BROOKLYN, Mich. -- Brad Keselowski is a Michigan man. He bleeds maize and blue. On Thursday he even attended the Wolverines' football practice, part of the perks of being a native son in the big time.
No moment in his life was as big time as an August Saturday one year ago. For as long as he could remember, he had dreamed of victory on the home asphalt, Michigan International Speedway.
Geoff Burke/Getty ImagesBrad Keselowski, the pole-sitter for Saturday's Carfax 250 at Michigan International Speedway, leads the Nationwide Series standings by 327 points.
On Aug. 15, 2009, it happened, in a wild Nationwide Series race during which he fended off a charge from Brian Vickers.
"It was the culmination of a dream, through a lot of hard work," Keselowski said, just before scooting off to UM to take in football practice. "Not just mine but my family, friends and my team.
"It seems like a long time ago now, but it's a moment I will always remember, and just so special that I just want to live that day over and over."
And he will. Forever. But, fact is, Keselowski is on the precipice of much bigger things.
His points lead in the Nationwide Series is substantial, 327 points, placing him in position with 13 races remaining to earn team owner Roger Penske his first NASCAR championship -- at any level.
"It would mean so much [getting] Roger's first championship," said Keselowski, who won the pole for Saturday's Carfax 250. "When I came here, I told him, 'Roger, I want to give you your first championship.'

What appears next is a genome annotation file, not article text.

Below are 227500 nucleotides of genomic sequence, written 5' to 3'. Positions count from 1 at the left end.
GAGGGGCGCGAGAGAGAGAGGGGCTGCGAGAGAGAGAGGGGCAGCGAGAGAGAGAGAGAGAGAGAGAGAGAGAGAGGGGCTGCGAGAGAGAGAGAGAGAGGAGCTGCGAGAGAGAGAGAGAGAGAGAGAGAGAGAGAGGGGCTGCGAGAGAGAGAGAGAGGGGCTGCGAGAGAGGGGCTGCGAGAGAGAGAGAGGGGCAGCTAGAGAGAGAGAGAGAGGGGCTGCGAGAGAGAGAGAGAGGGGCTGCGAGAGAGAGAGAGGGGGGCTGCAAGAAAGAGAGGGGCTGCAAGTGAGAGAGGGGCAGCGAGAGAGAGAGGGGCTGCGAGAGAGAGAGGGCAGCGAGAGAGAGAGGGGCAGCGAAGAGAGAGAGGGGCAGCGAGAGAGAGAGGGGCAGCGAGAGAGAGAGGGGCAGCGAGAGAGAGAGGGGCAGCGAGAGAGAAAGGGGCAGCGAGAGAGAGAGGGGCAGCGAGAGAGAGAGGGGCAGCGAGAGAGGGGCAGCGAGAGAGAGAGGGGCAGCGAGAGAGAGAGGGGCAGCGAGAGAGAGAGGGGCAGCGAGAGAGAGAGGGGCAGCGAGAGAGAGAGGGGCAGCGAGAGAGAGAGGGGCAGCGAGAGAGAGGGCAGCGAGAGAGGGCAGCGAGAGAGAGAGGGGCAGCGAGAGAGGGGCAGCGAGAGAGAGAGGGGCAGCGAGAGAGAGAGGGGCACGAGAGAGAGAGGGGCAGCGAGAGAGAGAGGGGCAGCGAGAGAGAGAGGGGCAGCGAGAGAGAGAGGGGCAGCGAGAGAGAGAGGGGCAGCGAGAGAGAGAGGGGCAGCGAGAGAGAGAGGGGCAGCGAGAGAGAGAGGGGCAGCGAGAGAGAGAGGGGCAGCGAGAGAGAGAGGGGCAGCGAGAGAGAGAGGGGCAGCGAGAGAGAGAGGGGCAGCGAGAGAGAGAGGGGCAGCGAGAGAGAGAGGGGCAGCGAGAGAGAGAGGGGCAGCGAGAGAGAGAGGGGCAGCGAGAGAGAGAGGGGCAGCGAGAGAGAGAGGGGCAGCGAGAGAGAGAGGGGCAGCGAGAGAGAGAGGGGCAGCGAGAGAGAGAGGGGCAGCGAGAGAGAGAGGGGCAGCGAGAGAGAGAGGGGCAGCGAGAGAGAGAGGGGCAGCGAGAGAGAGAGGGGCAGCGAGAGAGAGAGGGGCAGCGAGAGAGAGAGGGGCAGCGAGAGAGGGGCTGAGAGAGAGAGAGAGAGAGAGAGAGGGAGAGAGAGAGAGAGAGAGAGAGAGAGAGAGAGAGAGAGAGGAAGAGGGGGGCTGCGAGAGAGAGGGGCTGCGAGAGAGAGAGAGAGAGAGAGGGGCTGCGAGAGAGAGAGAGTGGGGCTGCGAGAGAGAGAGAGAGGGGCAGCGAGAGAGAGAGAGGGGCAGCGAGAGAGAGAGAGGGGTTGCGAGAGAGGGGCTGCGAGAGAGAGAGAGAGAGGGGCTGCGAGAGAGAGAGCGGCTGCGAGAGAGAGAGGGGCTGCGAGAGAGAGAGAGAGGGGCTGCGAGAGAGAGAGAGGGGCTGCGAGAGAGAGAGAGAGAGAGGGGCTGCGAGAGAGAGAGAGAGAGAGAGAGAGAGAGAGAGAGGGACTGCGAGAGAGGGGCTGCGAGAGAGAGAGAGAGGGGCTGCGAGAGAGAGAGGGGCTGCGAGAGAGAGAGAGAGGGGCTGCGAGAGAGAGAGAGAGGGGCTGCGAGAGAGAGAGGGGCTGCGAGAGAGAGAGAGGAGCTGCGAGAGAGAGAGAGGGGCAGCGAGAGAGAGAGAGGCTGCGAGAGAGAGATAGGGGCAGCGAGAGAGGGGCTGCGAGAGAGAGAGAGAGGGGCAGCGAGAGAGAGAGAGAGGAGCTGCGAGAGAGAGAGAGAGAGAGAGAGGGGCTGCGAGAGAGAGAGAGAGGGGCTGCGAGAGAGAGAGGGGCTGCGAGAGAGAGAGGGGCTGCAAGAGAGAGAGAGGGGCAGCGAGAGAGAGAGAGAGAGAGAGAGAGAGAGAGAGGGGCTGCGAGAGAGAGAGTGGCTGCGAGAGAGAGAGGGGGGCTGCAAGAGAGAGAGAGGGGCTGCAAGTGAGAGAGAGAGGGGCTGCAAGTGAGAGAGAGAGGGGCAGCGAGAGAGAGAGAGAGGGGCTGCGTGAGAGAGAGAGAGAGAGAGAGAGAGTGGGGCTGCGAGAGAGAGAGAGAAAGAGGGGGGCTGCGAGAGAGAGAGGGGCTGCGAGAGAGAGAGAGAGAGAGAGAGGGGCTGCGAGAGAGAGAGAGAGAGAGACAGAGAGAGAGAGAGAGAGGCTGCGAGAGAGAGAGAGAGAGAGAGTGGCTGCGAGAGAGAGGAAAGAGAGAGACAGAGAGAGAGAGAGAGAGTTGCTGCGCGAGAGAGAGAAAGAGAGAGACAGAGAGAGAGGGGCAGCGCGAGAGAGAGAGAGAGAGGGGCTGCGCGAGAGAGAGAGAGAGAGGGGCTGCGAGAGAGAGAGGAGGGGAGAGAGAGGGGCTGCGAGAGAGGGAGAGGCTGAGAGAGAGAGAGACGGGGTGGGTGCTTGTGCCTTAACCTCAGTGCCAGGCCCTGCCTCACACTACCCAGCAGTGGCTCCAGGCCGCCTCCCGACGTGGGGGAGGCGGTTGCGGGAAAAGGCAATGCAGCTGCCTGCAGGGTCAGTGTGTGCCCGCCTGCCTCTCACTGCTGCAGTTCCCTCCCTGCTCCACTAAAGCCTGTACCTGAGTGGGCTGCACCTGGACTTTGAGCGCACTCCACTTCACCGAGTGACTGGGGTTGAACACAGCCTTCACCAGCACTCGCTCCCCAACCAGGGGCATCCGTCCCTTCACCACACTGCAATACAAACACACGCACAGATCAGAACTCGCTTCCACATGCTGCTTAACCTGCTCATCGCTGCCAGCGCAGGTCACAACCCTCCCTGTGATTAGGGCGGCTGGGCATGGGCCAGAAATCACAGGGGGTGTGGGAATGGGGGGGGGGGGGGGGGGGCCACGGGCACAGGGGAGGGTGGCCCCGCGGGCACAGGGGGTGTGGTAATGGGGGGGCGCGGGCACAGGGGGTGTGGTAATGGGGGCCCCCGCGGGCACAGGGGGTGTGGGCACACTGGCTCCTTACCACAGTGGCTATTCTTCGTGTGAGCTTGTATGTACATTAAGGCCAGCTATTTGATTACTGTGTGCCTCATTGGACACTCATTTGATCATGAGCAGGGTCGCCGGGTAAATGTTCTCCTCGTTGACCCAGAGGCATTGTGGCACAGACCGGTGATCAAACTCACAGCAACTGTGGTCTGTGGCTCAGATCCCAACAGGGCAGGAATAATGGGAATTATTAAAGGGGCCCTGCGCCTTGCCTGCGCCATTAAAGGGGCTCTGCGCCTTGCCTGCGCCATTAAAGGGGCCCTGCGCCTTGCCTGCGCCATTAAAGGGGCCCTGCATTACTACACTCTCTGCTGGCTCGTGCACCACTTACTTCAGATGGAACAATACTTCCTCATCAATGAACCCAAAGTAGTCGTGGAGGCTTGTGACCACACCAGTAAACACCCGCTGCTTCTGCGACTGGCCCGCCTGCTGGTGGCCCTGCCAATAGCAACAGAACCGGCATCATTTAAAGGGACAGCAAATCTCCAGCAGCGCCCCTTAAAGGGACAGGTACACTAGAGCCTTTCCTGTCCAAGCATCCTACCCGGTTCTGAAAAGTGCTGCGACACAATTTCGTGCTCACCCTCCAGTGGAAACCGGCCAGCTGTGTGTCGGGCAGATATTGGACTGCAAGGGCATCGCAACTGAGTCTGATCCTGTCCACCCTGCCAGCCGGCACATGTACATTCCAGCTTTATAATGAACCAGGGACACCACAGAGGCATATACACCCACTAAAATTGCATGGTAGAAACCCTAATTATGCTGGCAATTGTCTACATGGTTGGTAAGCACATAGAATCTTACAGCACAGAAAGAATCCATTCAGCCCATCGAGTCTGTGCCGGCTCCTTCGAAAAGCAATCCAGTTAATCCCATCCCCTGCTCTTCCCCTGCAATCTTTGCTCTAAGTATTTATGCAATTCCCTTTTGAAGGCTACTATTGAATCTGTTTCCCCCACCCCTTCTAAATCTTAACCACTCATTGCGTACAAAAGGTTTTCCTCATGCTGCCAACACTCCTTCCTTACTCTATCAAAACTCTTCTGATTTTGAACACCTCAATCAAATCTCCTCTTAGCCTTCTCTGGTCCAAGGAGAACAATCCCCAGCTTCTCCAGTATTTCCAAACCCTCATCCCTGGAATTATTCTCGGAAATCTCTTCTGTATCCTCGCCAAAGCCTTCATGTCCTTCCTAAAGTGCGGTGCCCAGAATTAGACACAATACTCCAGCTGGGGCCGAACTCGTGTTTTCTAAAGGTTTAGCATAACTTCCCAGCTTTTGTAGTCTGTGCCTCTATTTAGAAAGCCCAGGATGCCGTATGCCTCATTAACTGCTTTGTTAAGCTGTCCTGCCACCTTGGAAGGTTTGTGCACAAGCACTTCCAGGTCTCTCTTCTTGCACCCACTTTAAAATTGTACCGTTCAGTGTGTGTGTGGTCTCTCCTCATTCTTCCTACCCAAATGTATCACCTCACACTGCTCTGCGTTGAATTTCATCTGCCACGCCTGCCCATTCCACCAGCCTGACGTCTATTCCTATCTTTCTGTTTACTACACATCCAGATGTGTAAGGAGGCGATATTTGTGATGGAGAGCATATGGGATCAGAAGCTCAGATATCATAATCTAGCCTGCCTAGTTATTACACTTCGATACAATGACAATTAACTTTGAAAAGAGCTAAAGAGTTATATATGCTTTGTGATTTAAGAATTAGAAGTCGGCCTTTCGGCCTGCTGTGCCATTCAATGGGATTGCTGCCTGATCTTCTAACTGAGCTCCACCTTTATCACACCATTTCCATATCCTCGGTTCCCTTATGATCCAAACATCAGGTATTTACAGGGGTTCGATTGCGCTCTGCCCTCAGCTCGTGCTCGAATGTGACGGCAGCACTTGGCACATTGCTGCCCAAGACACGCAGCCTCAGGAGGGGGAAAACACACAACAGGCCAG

"We are not having the season we want to have on the Cup side -- looks like Kurt's got a great shot at it. But the Nationwide championship is on Saturday and the Cup championship is on Sunday. So even if Kurt [Busch] does win it, I got the best shot at getting it first."
Penske Racing's IndyCar operation has a record 149 wins, 12 championships and an astounding 15 Indianapolis 500 wins. He is one of two car owners to win both the Indy 500 and Daytona 500. But a NASCAR championship continues to elude him. He came closest with Rusty Wallace in 1993, falling 80 points short.
"It would be really cool -- a special moment for Roger," Keselowski said. "Roger means a lot to the racing community, and the racing world outside of NASCAR. He's won an F1 race, won an IRL race, won the Indy 500. But he doesn't have that NASCAR championship.
"I want to be that first guy to do it, and I want to be able to walk into his office with that trophy and see a smile on his face."